A parliamentary committee, with a varied political membership, recently recommended that there should be no sex education in schools.
"Bewildingerly diverse" is the way Asghar Ali Engineer describes his native country, India. This 70-year-old Muslim scholar has written dozens of books about Indian politics and society, Islamic reform and interreligious dialogue. As head of the Centre for the Study of Society and Secularism in Mumbai, he works to promote peace and understanding among religious and ethnic communities through seminars, workshops, youth camps, research and publications. The centre even organises street plays in the slums of Mumbai to teach the poor about the dangers of communalism.
Hindu nationalism, Muslim "vote banks", anti-Christian violence, caste rivalry -- Indian politics has more than enough interfaith tension to offer populist orators all kinds of "religion cards" to play. Coming only months after Islamist militants killed 166 people in a three-day rampage in Mumbai, the campaign for the general election now being held in stages between April 16 and May 13 could have been over- shadowed by communal demagoguery.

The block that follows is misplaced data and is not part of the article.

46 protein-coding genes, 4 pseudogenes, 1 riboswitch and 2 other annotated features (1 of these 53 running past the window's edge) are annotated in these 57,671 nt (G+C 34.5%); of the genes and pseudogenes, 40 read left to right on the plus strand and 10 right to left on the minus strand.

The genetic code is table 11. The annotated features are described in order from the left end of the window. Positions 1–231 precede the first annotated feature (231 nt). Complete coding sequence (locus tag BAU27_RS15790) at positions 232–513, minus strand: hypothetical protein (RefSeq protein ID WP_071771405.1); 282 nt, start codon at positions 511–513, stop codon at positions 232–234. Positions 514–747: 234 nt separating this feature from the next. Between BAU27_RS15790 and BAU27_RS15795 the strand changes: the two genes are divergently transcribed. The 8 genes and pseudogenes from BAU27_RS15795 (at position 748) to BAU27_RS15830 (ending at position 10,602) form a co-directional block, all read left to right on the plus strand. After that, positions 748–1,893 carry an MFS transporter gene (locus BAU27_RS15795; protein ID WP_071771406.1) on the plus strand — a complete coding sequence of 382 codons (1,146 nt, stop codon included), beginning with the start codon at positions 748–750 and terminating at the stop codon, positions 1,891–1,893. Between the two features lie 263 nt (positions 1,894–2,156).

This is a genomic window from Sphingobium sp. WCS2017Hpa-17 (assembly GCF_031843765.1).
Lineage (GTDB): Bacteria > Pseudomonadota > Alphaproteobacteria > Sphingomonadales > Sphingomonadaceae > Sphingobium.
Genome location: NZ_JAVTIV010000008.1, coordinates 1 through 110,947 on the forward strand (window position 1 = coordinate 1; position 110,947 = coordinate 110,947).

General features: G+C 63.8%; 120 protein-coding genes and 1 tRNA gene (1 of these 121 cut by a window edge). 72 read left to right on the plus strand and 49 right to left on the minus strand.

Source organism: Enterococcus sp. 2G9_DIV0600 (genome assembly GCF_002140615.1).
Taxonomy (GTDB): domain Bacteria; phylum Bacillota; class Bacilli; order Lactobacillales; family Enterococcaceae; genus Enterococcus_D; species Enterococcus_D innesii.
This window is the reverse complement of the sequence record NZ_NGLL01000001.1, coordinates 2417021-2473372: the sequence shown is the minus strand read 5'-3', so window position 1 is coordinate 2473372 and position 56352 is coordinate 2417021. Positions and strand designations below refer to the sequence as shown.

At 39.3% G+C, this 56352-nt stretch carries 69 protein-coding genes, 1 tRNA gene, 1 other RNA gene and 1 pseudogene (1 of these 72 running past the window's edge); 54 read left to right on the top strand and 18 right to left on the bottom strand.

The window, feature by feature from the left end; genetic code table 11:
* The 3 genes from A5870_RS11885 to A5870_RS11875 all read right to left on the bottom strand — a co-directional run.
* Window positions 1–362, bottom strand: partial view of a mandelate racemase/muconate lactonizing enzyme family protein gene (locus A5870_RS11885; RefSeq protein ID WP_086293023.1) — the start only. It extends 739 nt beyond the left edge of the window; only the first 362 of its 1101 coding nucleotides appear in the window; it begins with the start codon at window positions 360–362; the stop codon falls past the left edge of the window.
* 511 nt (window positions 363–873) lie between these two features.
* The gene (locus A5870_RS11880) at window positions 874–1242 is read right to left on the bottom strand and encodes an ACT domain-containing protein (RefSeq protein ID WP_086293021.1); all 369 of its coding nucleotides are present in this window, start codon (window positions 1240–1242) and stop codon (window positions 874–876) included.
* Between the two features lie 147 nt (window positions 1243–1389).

Muslims are seen as a crucial vote bank in several possible swing states in India’s general election and many politicians are making the right noises to court the community.
Much has been written about the imminent arrival in New Delhi of the Third Front, the joker in the Indian political pack that has talked itself up as a serious alternative to the two national parties in the 2009 parliamentary elections.
from Pakistan: Now or Never?:
The world's largest democracy chooses a new government in an election beginning on Thursday, and given the fires burning next door in Pakistan and Afghanistan, the men and women who will rule New Delhi over the next five years will doubtless exert influence over the course of events.
Are the ruling communists in the stronghold state of West Bengal losing the confidence of its traditional Muslim voters, ahead of their most crucial electoral test this month?
Indian political parties and leaders are courting young voters for the upcoming general elections and the age of political leaders like L.K. Advani and Rahul Gandhi is being made into an electoral issue.